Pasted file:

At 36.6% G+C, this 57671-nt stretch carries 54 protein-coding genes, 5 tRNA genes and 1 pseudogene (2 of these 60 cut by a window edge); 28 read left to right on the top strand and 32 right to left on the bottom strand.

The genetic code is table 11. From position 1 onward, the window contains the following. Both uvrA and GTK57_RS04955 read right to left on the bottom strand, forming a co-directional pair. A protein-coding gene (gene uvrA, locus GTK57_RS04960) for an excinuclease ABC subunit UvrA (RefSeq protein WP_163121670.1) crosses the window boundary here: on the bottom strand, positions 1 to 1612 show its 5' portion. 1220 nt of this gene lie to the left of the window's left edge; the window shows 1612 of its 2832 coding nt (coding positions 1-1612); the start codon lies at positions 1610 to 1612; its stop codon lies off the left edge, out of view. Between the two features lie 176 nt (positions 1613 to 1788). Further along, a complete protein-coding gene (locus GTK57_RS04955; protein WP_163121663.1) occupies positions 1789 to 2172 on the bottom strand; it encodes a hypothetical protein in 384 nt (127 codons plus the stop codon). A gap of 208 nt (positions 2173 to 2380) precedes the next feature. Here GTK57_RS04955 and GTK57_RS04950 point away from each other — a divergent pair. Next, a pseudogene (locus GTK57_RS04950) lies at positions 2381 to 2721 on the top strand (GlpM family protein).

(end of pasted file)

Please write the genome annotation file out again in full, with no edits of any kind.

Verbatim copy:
At 36.6% G+C, this 57671-nt stretch carries 54 protein-coding genes, 5 tRNA genes and 1 pseudogene (2 of these 60 cut by a window edge); 28 read left to right on the top strand and 32 right to left on the bottom strand.

The genetic code is table 11. From position 1 onward, the window contains the following. Both uvrA and GTK57_RS04955 read right to left on the bottom strand, forming a co-directional pair. A protein-coding gene (gene uvrA, locus GTK57_RS04960) for an excinuclease ABC subunit UvrA (RefSeq protein WP_163121670.1) crosses the window boundary here: on the bottom strand, positions 1 to 1612 show its 5' portion. 1220 nt of this gene lie to the left of the window's left edge; the window shows 1612 of its 2832 coding nt (coding positions 1-1612); the start codon lies at positions 1610 to 1612; its stop codon lies off the left edge, out of view. Between the two features lie 176 nt (positions 1613 to 1788). Further along, a complete protein-coding gene (locus GTK57_RS04955; protein WP_163121663.1) occupies positions 1789 to 2172 on the bottom strand; it encodes a hypothetical protein in 384 nt (127 codons plus the stop codon). A gap of 208 nt (positions 2173 to 2380) precedes the next feature. Here GTK57_RS04955 and GTK57_RS04950 point away from each other — a divergent pair. Next, a pseudogene (locus GTK57_RS04950) lies at positions 2381 to 2721 on the top strand (GlpM family protein).